I don’t care about the Super Bowl-winning rallies anymore, or any fancy, piercing comebacks against Manning or San Diego or Pittsburgh or whomever else he’s buried in the past. I’ve forgotten them all now. Sunday’s distressed, improbable, eight-play resurrection that beat the Saints was the greatest Tom Brady drive I’ve ever seen.

It was the greatest because, by God, it wasn’t built to happen. He didn’t have the people for it…the healthy bodies. Or talent. It was a defiance of nature. Bill Belichick had taped the offense together all game long but now it had fallen apart and he was readying his standard “We didn’t execute…we did some good things…but not enough…we’ll get back to work tomorrow” diction for the postgame.

Brady’s prior two possessions had been duds – a four-and-out followed by a deep interception. He had been knocked around and sacked five times and his people had stopped holding on to the ball. He didn’t have a friend out there. At one point in the Fox broadcast, Troy Aikman commented, “Well, Tom Brady admits this new group of receivers tries really, really hard, but…”

Julian Edelman, the only guy Brady really trusts anymore, was hurting and in la-la land and dropping it all over the place. Danny Amendola, the big free agent, was on the sideline once again – this time a woozy head. Gronkowski never suited up. I mean, who in hell was Brady supposed to throw it to?

His backs can’t catch. Randy Moss is retired. Welker is in Denver. The Pats signed up Austin Collie ten days ago. You can’t overcome the Saints that way. You can’t outgun Drew Brees, who had all his people available. Montana couldn’t if he was around…nor Unitas, nor Staubach or any of those wonderful old miracle workers you used to read about. You need weaponry for those kind of heroics, don’t you? Don’t you??

The New Orleans’ defenders, even at the 1:13 mark of the final quarter, when Brady took his last possession, still had their legs. They were still getting an honest rush from a four-man front and their cover people were moving around fine. Even on the first play of the drive, that 23-yard laser to Edelman, Brady withstood a heavy blast from defensive end Cameron Jordan that could have ended things right there. But the ball arrived on the numbers and Edelman held on.

And from there he was suddenly completing them to strangers named Collie and Dobson…zip, zip, zip…then back to Edelman, and as the last one sailed into the hands of Kenbrell Thompkins, a guy nobody drafted, Brady had his miracle comeback, maybe his finest. This was no Vinatieri field goal drive. He had taken it all the way in with backups and nobodies against an unbeaten NFC heavy. Doves should have been released. It was a page for the QB mythology books.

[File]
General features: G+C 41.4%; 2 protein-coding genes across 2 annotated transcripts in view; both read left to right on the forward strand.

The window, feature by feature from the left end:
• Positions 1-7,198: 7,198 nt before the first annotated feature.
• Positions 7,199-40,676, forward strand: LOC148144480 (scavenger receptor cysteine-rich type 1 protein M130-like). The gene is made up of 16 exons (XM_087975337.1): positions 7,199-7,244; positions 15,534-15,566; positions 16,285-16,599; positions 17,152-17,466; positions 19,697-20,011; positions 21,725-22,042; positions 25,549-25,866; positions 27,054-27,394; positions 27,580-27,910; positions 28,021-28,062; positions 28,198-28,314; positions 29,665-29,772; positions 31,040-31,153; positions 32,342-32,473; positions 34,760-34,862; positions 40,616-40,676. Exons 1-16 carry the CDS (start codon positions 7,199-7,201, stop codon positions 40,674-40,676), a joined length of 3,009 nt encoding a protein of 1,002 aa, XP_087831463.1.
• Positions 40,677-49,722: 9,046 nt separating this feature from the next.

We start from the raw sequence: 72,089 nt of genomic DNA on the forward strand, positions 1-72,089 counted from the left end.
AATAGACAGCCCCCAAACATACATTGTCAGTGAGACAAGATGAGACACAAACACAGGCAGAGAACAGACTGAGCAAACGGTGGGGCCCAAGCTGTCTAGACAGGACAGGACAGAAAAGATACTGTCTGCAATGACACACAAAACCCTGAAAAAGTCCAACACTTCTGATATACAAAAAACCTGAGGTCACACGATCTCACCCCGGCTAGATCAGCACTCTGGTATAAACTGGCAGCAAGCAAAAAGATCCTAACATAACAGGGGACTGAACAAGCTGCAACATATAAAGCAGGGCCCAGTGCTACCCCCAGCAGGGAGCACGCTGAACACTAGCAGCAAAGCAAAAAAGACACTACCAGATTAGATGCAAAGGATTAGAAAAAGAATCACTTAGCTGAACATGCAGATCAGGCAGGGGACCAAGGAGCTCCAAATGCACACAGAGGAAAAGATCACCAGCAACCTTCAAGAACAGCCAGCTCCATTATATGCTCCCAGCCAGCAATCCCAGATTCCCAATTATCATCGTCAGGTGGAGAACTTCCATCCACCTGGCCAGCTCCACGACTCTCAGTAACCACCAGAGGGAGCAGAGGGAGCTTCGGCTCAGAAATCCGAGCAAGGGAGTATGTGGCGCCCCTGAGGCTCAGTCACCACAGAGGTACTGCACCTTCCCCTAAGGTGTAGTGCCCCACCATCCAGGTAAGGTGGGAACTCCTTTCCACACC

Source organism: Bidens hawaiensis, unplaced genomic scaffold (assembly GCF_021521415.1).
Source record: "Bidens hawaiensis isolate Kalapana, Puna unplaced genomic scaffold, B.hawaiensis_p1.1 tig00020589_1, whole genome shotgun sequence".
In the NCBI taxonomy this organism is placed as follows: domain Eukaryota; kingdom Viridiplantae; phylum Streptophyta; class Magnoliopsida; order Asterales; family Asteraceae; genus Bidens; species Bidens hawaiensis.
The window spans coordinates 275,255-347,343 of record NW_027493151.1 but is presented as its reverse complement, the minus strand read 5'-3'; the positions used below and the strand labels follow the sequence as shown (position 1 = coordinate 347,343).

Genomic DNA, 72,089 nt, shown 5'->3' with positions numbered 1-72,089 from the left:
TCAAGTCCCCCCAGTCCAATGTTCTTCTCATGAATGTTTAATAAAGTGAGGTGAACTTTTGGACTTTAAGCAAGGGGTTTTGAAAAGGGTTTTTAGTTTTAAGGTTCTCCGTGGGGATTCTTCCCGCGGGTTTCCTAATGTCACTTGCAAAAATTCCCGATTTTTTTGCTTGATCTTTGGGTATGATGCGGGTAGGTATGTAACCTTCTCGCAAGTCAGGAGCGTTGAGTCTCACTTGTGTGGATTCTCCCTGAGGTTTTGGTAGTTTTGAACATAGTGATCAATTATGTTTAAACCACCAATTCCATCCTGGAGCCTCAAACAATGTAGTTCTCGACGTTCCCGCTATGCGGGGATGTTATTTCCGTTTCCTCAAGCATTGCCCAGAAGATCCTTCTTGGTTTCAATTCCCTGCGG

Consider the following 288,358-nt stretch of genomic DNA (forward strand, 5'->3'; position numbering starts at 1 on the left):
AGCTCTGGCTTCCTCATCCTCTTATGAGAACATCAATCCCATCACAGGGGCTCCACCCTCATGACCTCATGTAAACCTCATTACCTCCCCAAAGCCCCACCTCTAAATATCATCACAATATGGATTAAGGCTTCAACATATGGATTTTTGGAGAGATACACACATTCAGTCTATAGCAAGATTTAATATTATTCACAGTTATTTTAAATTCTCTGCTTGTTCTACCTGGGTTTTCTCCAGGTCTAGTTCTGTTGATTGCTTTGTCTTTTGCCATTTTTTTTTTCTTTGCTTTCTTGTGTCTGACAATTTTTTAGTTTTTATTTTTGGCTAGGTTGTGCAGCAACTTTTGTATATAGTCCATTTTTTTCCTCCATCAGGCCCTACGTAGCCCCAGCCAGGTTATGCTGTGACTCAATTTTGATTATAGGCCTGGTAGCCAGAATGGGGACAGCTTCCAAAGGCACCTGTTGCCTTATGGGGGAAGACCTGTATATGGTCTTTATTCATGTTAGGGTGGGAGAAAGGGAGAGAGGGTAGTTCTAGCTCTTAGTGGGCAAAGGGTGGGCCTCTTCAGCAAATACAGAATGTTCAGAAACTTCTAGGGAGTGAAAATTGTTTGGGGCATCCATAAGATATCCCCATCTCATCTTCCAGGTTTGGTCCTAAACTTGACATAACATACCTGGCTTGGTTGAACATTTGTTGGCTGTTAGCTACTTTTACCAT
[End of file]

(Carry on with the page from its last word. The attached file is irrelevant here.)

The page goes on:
“That’s what football teams are all about,” said Brady, “using all 53 guys on the roster to try to move the ball down the field and get it into the end zone one way or another. Today it took is 59 minutes and 55 seconds. We needed all that time and it took all that time.”

Bill Belichick, whose pulse never races, explained his quarterback’s game-winning moves with this burst of extravagance:

“He made a couple good throws… We had good protection, that's number one. He did a good job reading the coverages and threw the ball very accurately and gave the receivers a chance to make the play and we made enough of them. That's what he does. That's what he gets paid for. That's why he's so good.”

As the camera showed Brady disappearing off the field and into the darkness of the stadium tunnel, the only thing I could think of was a pair of quotes from the old Dallas Cowboys…after a very young Joe Montana had willed the 49ers all the way down the field at the end of the game and ripped the ’81 NFC Championship from them.  

“They were executing with guys that I didn’t even know who they were,” said Charlie Waters, the Cowboys’ safetyman. “I mean, who was No. 35? Who was that No. 30 who was in there? I don’t mean to be demeaning, but they’re not exactly Tony Dorsetts.”

Shortly after that, someone asked Tom Landry, the beaten Dallas coach, what he thought was the key to San Fran’s victory.

“Montana has to be the key,” he said. “There really is nothing else there except the quarterback.”

New England beat the Saints through one man’s force of sheer will. Brady was the key. Sorry, but there was really nothing else.


Columnist Tom Danyluk joins FootballNation after nine years with Pro Football Weekly. He is an award-winning freelance writer and author of “The Super ‘70s,” which you can find on Amazon.com. Questions or comments? Contact Tom at Danyluk1@yahoo.com.